The FED's Real Monetary Problem

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Since being
"converted" to both libertarianism and, by extension,
Austrian economics I have developed a passion for money. The monetary
regime lies at the heart of so many symptoms of societal conflict
that studying the nature of money seems axiomatic to me. In our
current mixed economy of Keynesian Shamanism and Monetarist Voodoo
reading through even poor synopses of the Austrian business cycle
was like finding the Rosetta stone. The money promulgated by the
Federal Reserve and backed the full force and aggression of the
U.S. Government could easily be seen as the motive force for all
manner of secondary and tertiary effects, especially after a reading
of Hayek's The
Road to Serfdom
. There is nothing in the FED's arsenal of
monetary tools to combat this problem; the rejection of their basis
for existence.

Since those
moments of awakening I've spent much of my time thinking about how
to inject a new currency into an existing regime without using force
like with the Euro. I was an adopter of The
Liberty Dollar
, which was an interesting idea until the raid
by the FBI in 2007
. It highlighted the growing concern with
the US Dollar; giving people the illusion of a silver-backed currency
while hedging against its own success or failure by buying their
coins and storing them away.

with The Man
were equally predictable; thieves hate competition.
The Liberty Dollar was being persecuted over a broad interpretation
of counterfeiting laws (irony duly noted) while E-Gold was harassed
over their customer's actions, not any actions of their own. The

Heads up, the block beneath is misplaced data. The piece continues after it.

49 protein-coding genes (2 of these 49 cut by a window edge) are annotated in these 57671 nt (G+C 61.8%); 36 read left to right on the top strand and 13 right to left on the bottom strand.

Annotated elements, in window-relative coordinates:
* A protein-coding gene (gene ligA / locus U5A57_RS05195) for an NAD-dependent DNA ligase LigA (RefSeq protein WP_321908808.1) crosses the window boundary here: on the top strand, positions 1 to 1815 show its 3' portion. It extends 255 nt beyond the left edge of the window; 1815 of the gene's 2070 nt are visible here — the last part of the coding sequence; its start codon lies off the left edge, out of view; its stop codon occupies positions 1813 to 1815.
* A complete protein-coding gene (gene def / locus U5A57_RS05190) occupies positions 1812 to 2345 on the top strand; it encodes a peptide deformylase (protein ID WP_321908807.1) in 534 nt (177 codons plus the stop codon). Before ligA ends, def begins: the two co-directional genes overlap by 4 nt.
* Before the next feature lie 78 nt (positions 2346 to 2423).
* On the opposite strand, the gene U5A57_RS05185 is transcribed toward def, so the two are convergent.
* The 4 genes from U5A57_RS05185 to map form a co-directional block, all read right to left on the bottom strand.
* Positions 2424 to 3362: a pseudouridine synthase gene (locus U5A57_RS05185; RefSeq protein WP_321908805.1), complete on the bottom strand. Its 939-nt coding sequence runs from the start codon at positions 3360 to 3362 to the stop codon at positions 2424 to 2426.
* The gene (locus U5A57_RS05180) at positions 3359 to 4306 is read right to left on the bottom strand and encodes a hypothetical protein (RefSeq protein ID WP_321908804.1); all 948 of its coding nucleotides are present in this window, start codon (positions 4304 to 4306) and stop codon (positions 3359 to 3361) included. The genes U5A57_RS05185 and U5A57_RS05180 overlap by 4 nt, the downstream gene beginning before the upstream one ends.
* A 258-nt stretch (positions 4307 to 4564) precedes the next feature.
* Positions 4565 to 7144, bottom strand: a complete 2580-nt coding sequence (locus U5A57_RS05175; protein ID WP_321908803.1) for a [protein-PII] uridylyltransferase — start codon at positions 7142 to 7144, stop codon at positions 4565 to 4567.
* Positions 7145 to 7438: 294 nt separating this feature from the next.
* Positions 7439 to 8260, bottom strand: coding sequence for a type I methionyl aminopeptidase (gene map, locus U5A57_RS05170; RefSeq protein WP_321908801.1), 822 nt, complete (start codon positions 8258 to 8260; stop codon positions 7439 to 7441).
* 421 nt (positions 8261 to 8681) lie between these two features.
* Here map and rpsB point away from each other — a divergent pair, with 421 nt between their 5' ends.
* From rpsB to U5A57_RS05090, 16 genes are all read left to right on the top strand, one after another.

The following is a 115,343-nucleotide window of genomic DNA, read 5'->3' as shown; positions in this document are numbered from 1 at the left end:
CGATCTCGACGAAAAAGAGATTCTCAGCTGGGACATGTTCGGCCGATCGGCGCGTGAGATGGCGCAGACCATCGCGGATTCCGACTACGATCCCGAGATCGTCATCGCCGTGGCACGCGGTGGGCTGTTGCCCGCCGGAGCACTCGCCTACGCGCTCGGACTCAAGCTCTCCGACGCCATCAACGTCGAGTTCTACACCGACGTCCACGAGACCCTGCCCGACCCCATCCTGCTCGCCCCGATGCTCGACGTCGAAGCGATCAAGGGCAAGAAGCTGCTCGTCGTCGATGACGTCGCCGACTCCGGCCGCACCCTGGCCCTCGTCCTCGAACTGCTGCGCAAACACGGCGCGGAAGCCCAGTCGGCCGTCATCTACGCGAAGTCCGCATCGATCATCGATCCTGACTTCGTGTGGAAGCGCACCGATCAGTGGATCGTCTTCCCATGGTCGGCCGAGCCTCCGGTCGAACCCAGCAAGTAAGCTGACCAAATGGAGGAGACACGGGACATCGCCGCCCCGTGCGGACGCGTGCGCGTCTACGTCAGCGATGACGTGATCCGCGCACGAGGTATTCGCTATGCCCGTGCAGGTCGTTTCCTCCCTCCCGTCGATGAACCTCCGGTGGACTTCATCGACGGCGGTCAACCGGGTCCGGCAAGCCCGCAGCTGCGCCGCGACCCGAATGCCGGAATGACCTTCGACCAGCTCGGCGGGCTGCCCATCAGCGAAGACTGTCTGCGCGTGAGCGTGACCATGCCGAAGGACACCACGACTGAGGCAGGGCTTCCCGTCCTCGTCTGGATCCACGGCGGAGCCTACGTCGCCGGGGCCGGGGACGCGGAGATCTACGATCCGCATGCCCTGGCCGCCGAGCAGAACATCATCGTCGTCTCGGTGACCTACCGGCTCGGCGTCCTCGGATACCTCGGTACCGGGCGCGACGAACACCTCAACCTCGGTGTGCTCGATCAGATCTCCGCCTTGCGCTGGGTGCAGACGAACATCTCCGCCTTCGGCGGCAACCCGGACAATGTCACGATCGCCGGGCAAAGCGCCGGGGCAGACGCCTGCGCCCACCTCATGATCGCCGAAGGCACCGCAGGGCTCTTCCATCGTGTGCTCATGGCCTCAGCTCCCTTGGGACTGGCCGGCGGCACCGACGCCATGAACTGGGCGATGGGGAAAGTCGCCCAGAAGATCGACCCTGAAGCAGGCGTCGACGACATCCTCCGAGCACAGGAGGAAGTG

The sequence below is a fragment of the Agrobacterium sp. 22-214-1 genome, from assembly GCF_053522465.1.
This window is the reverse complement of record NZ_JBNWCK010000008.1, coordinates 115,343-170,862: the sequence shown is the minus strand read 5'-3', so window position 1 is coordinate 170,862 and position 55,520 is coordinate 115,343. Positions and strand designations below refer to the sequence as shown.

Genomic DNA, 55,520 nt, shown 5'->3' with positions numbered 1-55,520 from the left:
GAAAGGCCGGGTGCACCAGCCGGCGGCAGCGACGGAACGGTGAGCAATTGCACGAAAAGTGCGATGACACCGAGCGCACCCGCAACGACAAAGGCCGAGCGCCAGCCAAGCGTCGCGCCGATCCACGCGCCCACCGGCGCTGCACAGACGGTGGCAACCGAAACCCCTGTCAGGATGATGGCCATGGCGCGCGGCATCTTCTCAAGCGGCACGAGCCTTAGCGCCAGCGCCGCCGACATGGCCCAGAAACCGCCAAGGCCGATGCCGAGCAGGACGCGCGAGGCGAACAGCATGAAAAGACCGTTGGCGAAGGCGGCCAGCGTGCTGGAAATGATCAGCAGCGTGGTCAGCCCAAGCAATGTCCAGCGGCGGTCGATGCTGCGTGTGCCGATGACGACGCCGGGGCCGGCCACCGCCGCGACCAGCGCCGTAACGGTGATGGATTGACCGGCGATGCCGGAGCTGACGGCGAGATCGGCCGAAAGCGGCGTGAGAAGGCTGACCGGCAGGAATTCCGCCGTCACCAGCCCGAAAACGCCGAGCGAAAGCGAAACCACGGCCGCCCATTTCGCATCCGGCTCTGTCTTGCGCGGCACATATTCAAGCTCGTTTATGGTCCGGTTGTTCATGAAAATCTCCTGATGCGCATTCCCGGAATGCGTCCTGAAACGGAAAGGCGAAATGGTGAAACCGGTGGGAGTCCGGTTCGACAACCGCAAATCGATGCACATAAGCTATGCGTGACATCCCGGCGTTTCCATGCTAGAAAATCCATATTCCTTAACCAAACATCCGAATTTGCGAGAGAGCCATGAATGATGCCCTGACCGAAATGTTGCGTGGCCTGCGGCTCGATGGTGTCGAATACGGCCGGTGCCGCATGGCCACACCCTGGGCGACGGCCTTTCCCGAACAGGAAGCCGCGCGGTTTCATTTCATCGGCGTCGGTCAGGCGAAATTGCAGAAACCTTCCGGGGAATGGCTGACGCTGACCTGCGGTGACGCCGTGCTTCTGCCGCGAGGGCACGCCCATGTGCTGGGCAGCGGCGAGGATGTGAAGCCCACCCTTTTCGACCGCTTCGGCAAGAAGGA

Federal Government is allowed to run the twin Ponzi Schemes of Social
Security and Medicare but U.S. citizens are not allowed to engage
in commerce with those engaging in similar activities while not
actively engaging in those activities themselves.

In other news,
water is wet.

E-Gold is still
in business, as are others like GoldMoney.
They are all solutions for overcoming one of the real problems with
hard currencies; the physical movement of metal from point A to
point B in a speed of light economy. Unfortunately, they are all
built on the same poor foundation, which the modern banking system
exploits ruthlessly; trusting a third party to manage your property
from a remote, central location. For GoldMoney, this is a feature
not a bug, having vaults located outside the U.S.; a hedge against
potential flight-of-capital diktats issued from Mordor-on-the-Potomac.

I have been
tempted by these systems, but I have not placed funds with them.
I'm willing to believe that many of them are legitimate in both
their intentions and business practices, but I can't afford to take
that risk.